Aleksey's Kingdom

Aleksey's Kingdom by John Wiltshire Read Free Book Online

Book: Aleksey's Kingdom by John Wiltshire Read Free Book Online
Authors: John Wiltshire
at the cabin this very day. After digesting this news, I asked cautiously, “What have you told them about us, Aleksey? How have you… explained us?”
    “Well, yes, that was… I was going to tell them we were brothers, but then… that would be ridiculous, as we look so different. I was tempted to tell them the truth and dare them—oh don’t look like that. I did not, of course. No one would believe me anyway—that was uncalled for. So, anyway, I might have let slip once something about being at court, and this was seized upon, of course, so I might have given the impression that I was a nobleman, and they then naturally assumed I was from one of the exiled—”
    “I told them I was a displaced noblemen and that you were my doctor.” He twisted Boudica’s mane, frowning. “Which is true, in a way. If you think about it. Oh, do stop looking at me like that! I had to tell them something—admit you exist. I could not say I lived out here all on my own, could I? Why would I do that, when I could have a very comfortable house in the new town?”
    “Our cabin is not comfortable enough for you, Your Majesty?”
    “I’m not going to dignify that by responding to it.”
    “You just did.”
    He shut me up by leaning over and kissing me, which was not easy to do on horseback.
    Of course, I had no intention of accompanying anyone to a remote (and apparently now empty) colony or fort, and I wasn’t going to let Aleksey go on his own with a pile of soldiers, obviously, so I wasn’t especially worried about having to then listen to his enthusiasm over the whole plan: who was in the rescue party, what provisions they were to take, which colonist families were joining in, and other such things. I interrupted as gently as I could. “Who is going to care for the horses if we join such a force? We have foals, mares in foal. We cannot just up and leave them.”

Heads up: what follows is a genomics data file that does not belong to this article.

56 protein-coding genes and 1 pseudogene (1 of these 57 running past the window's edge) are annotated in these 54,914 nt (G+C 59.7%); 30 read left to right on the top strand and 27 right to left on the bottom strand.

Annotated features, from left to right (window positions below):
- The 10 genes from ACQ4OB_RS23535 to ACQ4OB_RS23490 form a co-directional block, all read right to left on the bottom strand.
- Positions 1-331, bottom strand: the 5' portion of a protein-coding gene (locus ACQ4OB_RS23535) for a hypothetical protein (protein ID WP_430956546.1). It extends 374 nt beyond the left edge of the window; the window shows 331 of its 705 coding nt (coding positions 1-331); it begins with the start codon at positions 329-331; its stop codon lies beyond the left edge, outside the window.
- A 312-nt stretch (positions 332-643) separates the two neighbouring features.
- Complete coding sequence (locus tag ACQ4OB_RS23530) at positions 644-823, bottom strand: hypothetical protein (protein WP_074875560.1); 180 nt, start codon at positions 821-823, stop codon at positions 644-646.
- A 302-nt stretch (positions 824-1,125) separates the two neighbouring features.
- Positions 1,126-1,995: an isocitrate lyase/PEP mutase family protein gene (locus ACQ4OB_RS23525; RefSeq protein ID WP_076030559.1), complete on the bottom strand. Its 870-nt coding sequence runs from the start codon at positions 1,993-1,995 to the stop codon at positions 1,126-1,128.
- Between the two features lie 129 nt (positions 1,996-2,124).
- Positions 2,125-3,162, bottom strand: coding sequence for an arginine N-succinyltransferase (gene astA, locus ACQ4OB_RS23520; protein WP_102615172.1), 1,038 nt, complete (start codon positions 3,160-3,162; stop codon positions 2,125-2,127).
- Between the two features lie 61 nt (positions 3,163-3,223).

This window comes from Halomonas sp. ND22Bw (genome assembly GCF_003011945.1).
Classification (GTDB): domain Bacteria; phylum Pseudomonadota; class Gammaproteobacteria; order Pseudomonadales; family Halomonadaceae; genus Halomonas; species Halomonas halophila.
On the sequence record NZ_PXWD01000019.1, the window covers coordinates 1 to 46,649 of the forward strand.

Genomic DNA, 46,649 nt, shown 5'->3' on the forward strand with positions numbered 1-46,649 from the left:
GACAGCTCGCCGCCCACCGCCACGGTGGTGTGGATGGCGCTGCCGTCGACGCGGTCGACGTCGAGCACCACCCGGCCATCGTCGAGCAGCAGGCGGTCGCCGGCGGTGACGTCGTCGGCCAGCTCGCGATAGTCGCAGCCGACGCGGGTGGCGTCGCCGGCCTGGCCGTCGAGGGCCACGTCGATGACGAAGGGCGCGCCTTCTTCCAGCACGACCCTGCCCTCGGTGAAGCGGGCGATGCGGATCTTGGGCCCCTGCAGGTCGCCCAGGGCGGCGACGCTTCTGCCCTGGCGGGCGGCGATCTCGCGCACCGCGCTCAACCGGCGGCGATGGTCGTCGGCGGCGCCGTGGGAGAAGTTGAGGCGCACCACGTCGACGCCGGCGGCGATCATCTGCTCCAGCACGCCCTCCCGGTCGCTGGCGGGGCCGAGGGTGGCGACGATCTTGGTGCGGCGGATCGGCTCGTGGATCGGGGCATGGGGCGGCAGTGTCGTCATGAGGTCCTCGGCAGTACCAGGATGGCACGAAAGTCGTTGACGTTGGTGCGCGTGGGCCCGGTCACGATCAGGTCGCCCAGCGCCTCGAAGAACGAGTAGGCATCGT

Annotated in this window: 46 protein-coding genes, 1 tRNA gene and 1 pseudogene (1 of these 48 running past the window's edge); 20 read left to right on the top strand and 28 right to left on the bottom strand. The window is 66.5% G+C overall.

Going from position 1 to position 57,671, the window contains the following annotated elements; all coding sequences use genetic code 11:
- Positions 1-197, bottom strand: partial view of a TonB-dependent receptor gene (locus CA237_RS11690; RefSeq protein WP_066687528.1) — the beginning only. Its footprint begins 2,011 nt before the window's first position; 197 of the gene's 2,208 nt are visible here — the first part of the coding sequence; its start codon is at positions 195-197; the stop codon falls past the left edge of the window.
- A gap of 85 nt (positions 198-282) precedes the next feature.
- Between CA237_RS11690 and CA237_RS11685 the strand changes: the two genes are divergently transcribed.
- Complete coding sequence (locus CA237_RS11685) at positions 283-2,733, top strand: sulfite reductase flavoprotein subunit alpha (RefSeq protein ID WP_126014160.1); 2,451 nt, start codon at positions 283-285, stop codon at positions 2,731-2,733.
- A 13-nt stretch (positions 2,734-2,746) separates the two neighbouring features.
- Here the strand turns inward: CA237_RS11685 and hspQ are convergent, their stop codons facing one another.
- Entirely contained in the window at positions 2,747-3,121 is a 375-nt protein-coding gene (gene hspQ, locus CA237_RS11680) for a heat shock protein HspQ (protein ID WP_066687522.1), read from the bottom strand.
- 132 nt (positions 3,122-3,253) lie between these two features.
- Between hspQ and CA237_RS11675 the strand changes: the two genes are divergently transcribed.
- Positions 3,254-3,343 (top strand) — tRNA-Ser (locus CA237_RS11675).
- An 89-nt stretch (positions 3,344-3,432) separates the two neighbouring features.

“Of course not. Give me some credit, Nikolai. I have owned more fine horses in my life than you, I’d wager. This is the brilliance of my plan—there is a captain in Major Parkinson’s company who cannot ride at the moment as he hurt his back when we were—anyway, he has volunteered—well, I asked him, and he agreed—to come and live here while we are away. He is an excellent chap, and I know you will like him. Or at least tolerate him.”
    “You have it all organized, do you not?”
    “I have not decided what is best for Faelan. What do you think? Should he come with us? Will he be up to it?”
    As none of us were going, I was quite happy to say that Faelan would be fine on such a journey, which clearly made Aleksey happy. I liked being consulted, even if it was this late in the day and my input didn’t matter anyway.
    I felt like something unpleasant to step in, being so false to Aleksey now, and knew I ought to have told him outright of my refusal, but I did not.
    I expect total honesty from him but do not often give it in return—as my lie about the Black Crow proves. Now that I was secure again in having Aleksey, I was quite happy to return to gloomy thoughts that I did not deserve him. It was this self-recrimination that then colored what happened when we returned to the cabin.
    There was a large group of people on the opposite side of the lake, milling around, showing signs of setting up camp. When we went up to them, instead of saying all that I had intended, instead of seeing them out of our little kingdom, I greeted them hospitably.
    I was a little surprised, therefore, by the reception I got from them, given I was making such an uncharacteristic effort to be polite.
    They stared at me, mouths open. The young daughter of the colonists particularly was gaping at me, as if I had materialized from the very earth upon which I stood. It was all very… perplexing. I turned my gaze upon my young man, who had the grace to be looking elsewhere—anywhere but at me, in fact. And then I remembered his confession—how he had told them I

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